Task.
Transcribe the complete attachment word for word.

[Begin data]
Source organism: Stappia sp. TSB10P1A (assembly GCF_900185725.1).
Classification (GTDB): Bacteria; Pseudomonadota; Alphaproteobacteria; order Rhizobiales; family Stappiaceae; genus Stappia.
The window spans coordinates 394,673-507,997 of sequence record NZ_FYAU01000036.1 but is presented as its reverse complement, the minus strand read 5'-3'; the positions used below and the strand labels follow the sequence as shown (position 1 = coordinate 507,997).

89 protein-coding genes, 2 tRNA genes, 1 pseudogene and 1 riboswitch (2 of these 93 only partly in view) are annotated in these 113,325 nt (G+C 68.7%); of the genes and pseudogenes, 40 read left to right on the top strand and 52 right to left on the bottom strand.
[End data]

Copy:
Source organism: Stappia sp. TSB10P1A (assembly GCF_900185725.1).
Classification (GTDB): Bacteria; Pseudomonadota; Alphaproteobacteria; order Rhizobiales; family Stappiaceae; genus Stappia.
The window spans coordinates 394,673-507,997 of sequence record NZ_FYAU01000036.1 but is presented as its reverse complement, the minus strand read 5'-3'; the positions used below and the strand labels follow the sequence as shown (position 1 = coordinate 507,997).

89 protein-coding genes, 2 tRNA genes, 1 pseudogene and 1 riboswitch (2 of these 93 only partly in view) are annotated in these 113,325 nt (G+C 68.7%); of the genes and pseudogenes, 40 read left to right on the top strand and 52 right to left on the bottom strand.